New Right's 20-year rise to power

President Reagan has put his arms around the New Right agenda - a move that worries moderates but thrills many of his staunch, conservative supporters. The Reagan move has been particularly pleasing to advocates of school prayer and federal aid for parochial and private schools. It has also been gratifying to foes of abortion. Fundamentalist preacher Jerry Falwell looked at the GOP platform adopted here and proclaimed: ''It's just like I wanted it.''

The strong Republican move toward such religiously based New Right positions raises several important issues to a new level of discussion for American voters. It also creates serious political problems for the Democratic Party.

Some observers have expressed surprise at the speed and strength with which the New Right positions have established themselves. This day, however, has actually been a long time in coming. It is the result of a 20-year effort that has featured such conservative advocates as Phyllis Schlafly, best known for her opposition to the Equal Rights Amendment, Richard A. Viguerie, who gave the New Right vital help with his direct-mail fund raising, and the Moral Majority's Reverend Falwell.

Using direct appeals that bypass much of the major media, New Rightists have built a well-financed, responsive army of enthusiasts. Recently, Kansas Sen. Nancy Landon Kassebaum joked to New Right leader Sen. Jesse Helms of North Carolina that because of his direct-mail appeals, he writes to the people of Kansas more often than she does.

All this work is now bearing fruit. Republican strategists are hopeful that they can adopt much of the New Right agenda without offending middle-road voters. There is risk in such a plan, but they feel it is not a very great one.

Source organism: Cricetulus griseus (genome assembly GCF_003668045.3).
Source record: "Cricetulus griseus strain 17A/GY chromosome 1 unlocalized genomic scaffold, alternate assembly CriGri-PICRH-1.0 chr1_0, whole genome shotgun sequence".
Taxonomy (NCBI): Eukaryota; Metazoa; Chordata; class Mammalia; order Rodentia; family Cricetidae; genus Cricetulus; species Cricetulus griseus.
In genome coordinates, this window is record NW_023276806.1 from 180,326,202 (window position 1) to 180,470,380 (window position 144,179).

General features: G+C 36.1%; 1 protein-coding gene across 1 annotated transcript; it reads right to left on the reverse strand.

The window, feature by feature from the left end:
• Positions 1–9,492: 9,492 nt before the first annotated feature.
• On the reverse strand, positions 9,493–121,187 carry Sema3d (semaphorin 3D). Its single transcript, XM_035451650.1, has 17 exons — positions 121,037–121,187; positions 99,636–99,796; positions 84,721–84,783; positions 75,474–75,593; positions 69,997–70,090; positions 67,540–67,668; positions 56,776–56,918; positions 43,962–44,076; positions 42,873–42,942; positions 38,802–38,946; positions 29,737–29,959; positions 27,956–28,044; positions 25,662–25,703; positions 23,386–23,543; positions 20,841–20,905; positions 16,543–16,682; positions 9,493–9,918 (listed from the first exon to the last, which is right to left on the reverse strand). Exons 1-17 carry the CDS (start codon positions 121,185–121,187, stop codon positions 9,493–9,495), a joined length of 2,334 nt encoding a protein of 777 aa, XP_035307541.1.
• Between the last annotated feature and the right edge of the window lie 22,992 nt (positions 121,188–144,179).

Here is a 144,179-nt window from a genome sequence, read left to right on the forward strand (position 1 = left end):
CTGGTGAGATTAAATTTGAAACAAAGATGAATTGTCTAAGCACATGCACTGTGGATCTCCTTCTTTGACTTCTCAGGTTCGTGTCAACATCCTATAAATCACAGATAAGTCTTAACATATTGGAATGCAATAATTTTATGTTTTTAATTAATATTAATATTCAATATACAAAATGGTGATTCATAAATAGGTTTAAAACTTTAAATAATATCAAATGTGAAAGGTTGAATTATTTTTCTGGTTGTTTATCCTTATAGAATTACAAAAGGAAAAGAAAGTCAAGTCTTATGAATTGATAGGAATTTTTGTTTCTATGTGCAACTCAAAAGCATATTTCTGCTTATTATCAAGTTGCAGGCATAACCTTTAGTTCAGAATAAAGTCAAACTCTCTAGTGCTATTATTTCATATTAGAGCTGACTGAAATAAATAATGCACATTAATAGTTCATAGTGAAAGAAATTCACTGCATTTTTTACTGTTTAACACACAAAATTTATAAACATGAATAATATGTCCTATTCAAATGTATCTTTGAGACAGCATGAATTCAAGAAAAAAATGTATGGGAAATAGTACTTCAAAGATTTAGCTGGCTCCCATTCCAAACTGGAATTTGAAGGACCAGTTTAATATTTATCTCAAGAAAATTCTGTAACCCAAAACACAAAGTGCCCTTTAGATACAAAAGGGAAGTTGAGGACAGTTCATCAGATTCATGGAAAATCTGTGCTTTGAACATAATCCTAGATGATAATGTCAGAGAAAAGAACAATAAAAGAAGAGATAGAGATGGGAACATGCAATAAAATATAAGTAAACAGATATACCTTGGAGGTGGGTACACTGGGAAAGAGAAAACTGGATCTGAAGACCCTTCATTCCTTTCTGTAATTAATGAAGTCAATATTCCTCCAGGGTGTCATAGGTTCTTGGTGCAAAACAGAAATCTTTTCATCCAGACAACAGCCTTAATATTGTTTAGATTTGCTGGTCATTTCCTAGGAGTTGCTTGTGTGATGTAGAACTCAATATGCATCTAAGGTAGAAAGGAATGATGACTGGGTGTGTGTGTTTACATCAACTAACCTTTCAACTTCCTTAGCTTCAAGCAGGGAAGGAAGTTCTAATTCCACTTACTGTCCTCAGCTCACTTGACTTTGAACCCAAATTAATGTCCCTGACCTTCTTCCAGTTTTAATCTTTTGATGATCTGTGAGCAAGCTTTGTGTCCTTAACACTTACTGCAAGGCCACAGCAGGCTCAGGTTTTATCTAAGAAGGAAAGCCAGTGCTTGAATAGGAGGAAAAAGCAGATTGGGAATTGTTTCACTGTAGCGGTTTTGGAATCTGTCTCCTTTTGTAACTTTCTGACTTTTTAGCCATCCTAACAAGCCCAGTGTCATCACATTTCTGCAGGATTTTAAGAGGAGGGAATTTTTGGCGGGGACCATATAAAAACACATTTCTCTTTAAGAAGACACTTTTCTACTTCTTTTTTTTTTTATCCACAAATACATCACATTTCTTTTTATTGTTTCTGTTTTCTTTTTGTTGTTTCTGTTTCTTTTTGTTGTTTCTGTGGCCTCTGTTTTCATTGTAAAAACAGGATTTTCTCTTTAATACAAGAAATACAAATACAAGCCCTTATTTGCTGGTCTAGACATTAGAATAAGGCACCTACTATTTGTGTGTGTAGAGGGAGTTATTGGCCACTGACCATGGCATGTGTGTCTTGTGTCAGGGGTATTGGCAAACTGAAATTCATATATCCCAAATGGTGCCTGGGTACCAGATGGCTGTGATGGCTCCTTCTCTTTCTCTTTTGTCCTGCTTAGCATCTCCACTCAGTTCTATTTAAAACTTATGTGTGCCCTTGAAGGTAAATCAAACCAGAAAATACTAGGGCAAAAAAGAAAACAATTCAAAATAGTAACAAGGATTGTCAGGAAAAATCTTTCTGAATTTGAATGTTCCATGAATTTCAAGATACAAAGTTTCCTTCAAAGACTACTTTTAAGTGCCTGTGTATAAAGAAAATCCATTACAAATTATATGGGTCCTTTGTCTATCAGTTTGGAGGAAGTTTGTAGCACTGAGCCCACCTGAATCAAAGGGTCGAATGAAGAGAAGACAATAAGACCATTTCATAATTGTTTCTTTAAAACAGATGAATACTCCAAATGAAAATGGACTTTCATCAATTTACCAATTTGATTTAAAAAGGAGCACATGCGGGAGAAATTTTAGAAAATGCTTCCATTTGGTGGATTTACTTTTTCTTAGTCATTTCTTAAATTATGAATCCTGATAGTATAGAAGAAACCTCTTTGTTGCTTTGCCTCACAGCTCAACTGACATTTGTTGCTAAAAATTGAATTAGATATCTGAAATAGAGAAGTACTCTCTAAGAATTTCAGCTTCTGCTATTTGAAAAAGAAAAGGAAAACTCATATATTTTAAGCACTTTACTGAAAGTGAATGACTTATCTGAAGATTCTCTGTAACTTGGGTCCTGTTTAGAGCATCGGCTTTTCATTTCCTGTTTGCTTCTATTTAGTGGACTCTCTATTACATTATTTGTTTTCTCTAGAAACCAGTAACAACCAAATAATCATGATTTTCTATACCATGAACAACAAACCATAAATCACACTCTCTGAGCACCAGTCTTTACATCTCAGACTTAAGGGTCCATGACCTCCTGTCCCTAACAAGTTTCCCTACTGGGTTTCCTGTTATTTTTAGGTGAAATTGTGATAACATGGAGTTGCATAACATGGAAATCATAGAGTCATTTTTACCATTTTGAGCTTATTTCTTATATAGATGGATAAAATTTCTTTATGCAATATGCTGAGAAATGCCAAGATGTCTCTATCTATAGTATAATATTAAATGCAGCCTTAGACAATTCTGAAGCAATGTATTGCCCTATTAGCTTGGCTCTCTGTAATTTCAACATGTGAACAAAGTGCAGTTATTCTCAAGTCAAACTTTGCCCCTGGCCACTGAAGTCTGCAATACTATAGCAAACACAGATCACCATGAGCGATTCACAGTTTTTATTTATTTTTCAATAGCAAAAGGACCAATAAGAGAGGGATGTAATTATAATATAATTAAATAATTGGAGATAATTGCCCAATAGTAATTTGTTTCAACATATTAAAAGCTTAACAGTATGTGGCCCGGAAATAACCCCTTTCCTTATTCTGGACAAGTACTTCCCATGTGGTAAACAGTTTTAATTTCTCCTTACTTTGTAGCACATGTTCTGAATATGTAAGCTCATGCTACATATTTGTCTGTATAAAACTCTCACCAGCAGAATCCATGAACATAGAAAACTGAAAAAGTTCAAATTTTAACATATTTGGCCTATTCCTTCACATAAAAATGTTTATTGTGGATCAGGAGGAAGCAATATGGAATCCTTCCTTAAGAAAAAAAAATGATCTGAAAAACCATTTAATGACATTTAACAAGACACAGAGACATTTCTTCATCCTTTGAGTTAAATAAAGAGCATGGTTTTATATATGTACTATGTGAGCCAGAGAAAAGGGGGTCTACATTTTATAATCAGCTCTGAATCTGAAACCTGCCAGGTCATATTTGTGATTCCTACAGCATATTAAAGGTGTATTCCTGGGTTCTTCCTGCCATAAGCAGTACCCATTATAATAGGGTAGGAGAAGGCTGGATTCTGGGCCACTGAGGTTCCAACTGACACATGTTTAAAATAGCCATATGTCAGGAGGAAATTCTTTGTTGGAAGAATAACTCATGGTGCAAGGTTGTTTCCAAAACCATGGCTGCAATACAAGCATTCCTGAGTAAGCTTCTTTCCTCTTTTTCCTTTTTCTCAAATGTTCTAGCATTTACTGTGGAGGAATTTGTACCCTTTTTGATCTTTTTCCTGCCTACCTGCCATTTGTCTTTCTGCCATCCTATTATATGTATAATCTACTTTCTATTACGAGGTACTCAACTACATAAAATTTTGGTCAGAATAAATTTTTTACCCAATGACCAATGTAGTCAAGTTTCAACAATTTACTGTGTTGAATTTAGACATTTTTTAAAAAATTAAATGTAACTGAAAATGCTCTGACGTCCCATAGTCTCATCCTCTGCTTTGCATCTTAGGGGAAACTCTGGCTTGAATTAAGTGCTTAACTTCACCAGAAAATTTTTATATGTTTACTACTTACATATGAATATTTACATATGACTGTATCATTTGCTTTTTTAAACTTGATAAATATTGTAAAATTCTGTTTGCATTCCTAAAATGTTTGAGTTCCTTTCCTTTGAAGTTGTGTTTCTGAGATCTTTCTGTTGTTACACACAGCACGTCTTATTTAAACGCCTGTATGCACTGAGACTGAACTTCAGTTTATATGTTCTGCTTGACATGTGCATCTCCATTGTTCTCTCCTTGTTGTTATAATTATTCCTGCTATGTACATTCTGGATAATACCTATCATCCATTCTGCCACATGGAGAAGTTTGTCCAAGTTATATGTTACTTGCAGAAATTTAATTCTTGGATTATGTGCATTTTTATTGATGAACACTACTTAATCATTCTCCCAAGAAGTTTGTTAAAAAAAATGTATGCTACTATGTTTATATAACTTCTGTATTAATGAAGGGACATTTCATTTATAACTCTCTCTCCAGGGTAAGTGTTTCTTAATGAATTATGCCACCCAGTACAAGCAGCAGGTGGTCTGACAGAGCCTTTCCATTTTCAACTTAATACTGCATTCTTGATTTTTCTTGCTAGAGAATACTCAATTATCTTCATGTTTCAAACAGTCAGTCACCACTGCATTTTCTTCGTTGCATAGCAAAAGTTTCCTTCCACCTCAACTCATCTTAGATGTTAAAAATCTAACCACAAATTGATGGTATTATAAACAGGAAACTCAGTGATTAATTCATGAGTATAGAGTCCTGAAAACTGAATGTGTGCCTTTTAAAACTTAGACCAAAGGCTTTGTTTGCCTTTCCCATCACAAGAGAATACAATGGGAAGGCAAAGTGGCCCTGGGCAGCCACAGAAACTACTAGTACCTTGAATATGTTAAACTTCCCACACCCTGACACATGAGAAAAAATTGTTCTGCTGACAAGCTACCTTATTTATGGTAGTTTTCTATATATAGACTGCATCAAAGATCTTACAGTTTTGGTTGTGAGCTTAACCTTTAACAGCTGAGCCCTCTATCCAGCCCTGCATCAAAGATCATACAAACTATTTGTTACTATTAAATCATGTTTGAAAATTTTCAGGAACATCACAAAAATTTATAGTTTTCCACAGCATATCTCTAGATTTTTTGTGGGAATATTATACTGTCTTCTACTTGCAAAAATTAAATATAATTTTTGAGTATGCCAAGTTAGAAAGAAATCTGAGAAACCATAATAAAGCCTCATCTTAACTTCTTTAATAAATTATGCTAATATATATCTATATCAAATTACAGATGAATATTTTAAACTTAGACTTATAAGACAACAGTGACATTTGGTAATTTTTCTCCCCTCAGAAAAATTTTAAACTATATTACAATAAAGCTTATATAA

There is also a potentially huge payoff. Tuition tax credits and opposition to abortion hold the prospect of helping the GOP with Roman Catholic voters in areas like the Northeast, normally a Democratic stronghold. School prayer is popular with Protestants in the South, another Democratic bastion.

Besides their knack for good organizing, the New Right is also succeeding because it is riding some important tides in American politics.

Jody Powell, who was press secretary in the Carter White House, says the rise of the right has been a subject of great interest to him.

''I happen to be a believer myself, a Southern Baptist,'' he notes. ''But what is happening here is, in my mind, quite disturbing. It is the consummation of a long set of trends.''

Mr. Powell, however, doesn't single out the New Right exclusively for criticism. Its growing power is the result of other factors. He continues:

''People on the left who are quick to condemn what they now see on the right were less quick to condemn when the cloth and the pulpit were used to support causes closer to their beliefs.'' Vietnam and civil rights were two recent examples.

Further, Powell notes, the breakdown of the family in America has played a role. People looked around them and saw a rise in illegitimate births, abortions , divorces, and pornography.